A TOP Burundian general and close aide to President Pierre Nkurunziza was killed Sunday in an ambush on his car in the capital Bujumbura, officials and witnesses said.
The general killed, Adolphe Nshimirimana, was widely seen as the crisis-hit central African nation’s de facto internal security chief and even considered the regime’s number-two.
Police and witnesses said General Nshimirimana’s pick-up was hit by two rockets and sprayed with automatic gunfire in the capital on Sunday morning, and he was later confirmed dead, along with his driver.
The presidency’s communications chief Willy Nyamitwe confirmed the general, a former army chief of staff and intelligence chief, had been killed. “I have lost a brother, a companion in the struggle. The sad reality is that General Adolphe Nshimirimana is no longer with this world,” he said in a message posted on Twitter.
A man cycles past a barricade in Bujumbura on July 21, 2015, which was set up by protestors opposed to President Pierre Nkurunziza’s bid for a third-term. (Photo/AFP).
The assassination comes just over a week after President Nkurunziza was declared the outright winner of controversial elections, securing a third consecutive term despite opposition protests and international condemnation.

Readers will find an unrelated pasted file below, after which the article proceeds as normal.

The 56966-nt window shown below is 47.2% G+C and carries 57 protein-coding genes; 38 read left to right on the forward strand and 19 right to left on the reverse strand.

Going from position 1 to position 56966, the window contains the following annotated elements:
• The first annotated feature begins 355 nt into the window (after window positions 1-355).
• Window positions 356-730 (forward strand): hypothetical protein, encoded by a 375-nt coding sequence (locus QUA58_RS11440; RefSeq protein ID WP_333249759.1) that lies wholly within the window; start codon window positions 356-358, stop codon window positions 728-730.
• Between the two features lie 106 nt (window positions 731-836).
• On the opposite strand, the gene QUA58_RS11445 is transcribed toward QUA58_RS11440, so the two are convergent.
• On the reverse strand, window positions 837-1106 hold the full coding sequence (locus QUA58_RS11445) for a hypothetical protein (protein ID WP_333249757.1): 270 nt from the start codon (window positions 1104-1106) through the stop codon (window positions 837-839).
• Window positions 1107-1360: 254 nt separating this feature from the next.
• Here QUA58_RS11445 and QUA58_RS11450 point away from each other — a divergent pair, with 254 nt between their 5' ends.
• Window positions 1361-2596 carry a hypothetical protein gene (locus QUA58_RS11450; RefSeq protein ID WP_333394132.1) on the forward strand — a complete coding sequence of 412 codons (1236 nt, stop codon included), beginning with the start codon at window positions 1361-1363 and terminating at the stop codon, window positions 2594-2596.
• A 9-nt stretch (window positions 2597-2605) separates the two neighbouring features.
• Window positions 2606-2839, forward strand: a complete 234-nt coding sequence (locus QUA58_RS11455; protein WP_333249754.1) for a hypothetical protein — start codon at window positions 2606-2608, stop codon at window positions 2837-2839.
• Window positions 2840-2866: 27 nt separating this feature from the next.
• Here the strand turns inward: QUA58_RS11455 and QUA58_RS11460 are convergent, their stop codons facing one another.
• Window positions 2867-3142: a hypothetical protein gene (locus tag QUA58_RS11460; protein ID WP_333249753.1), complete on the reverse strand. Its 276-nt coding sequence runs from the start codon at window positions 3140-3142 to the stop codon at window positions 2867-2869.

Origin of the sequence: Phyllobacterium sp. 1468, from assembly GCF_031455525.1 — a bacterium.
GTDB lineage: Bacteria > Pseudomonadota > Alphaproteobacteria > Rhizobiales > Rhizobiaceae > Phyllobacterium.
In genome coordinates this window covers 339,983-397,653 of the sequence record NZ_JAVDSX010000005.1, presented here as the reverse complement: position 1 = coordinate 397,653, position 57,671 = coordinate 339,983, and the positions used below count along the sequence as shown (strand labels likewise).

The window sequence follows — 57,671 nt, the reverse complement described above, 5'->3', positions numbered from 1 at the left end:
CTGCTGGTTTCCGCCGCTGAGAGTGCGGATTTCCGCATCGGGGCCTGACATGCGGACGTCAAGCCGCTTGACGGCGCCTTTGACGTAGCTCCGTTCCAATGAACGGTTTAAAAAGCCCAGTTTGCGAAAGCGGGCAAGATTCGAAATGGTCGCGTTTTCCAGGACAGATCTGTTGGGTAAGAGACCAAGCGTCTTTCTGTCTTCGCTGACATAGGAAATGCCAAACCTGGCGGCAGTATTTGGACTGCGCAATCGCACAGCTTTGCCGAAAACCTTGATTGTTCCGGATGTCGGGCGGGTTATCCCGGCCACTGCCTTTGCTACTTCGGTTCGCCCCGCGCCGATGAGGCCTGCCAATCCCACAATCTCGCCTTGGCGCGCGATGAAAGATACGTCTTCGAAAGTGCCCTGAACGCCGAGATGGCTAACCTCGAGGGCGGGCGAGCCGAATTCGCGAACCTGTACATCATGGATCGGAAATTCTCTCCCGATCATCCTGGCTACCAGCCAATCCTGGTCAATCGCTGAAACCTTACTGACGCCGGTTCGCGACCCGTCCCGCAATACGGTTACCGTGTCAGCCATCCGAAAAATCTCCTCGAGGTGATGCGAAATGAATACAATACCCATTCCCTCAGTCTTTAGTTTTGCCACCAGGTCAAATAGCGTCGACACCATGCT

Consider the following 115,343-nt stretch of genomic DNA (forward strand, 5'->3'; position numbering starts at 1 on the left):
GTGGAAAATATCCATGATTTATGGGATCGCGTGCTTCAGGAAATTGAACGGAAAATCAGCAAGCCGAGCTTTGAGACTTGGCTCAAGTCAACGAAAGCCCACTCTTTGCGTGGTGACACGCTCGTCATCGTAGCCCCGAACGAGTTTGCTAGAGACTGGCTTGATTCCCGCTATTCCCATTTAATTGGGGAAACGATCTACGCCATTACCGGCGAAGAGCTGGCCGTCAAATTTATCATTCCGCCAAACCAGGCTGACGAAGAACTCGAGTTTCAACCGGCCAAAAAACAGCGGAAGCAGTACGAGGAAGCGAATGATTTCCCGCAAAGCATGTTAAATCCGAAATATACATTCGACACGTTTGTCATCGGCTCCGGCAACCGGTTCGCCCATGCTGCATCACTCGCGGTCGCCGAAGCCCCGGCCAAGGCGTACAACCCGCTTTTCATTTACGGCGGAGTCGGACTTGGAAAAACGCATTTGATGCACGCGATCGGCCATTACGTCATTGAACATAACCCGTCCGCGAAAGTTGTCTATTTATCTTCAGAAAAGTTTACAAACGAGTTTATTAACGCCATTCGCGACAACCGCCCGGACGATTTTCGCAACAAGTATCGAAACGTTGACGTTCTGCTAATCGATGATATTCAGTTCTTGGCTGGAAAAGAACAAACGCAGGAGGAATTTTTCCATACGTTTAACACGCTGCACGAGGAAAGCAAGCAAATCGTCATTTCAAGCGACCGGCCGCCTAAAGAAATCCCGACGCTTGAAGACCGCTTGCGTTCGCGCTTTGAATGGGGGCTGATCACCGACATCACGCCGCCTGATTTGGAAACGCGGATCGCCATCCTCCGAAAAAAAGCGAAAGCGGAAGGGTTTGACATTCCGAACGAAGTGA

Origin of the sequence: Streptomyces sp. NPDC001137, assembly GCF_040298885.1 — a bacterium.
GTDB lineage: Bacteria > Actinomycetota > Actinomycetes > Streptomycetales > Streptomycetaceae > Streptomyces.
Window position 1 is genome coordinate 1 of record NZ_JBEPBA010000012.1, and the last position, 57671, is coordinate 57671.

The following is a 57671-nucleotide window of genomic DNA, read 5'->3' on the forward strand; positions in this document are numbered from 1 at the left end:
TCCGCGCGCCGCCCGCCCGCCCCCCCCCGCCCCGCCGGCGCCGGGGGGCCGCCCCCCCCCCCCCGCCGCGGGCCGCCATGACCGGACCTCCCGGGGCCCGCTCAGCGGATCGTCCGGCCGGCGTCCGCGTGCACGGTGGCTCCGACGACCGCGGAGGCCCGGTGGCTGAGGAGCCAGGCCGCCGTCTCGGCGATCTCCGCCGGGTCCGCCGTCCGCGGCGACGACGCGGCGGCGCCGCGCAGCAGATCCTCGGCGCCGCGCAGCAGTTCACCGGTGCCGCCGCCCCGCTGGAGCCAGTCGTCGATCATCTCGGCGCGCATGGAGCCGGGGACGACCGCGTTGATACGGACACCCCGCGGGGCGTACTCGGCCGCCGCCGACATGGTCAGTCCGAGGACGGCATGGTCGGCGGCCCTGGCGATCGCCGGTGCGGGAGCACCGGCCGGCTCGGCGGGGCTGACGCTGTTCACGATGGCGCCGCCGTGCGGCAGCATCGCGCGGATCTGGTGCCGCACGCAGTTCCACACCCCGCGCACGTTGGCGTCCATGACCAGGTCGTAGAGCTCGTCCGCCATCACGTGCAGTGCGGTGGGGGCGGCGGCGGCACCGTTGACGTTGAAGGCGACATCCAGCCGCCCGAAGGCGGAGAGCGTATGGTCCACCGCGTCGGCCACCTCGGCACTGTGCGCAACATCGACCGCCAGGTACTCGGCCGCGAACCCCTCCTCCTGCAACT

Nkurunziza’s candidacy was condemned as unconstitutional by the opposition and provoked months of protests that left at least 100 dead in a fierce government crackdown, as well as an attempted coup in mid-May. General Nshimirimana was seen as the mastermind behind the crackdown on the protests as well as a key player in foiling the coup attempt.
A source in the presidency said the situation in Burundi was “serious” and warned of a possible wave of revenge attacks. “The situation is very serious. The general was somebody who was essential in the system,” said the source, who asked not to be named.
“We are trying to manage the situation but it is not easy. Our boys want to take revenge.” Police sources said seven arrests were made, and a source in Burundi’s National Intelligence Service, the SNR, said security forces were “nervous”. “You cannot imagine what General Adolphe represented for us,” the source said.
“They have declared war and they will see what they get,” said another top pro-Nkurunziza general, who asked not to be named.
There was no immediate claim of responsibility for the assassination, although the coup plotters have since regrouped and have launched a rebellion in the north of the country, and have also been linked to a string of grenade attacks in Bujumbura.
There are fears that renewed conflict in the country could reignite ethnic Hutu-Tutsi violence and bring another humanitarian disaster to central Africa’s troubled Great Lakes region. The last civil war in Burundi, which ended in 2006, left at least 300,000 people dead.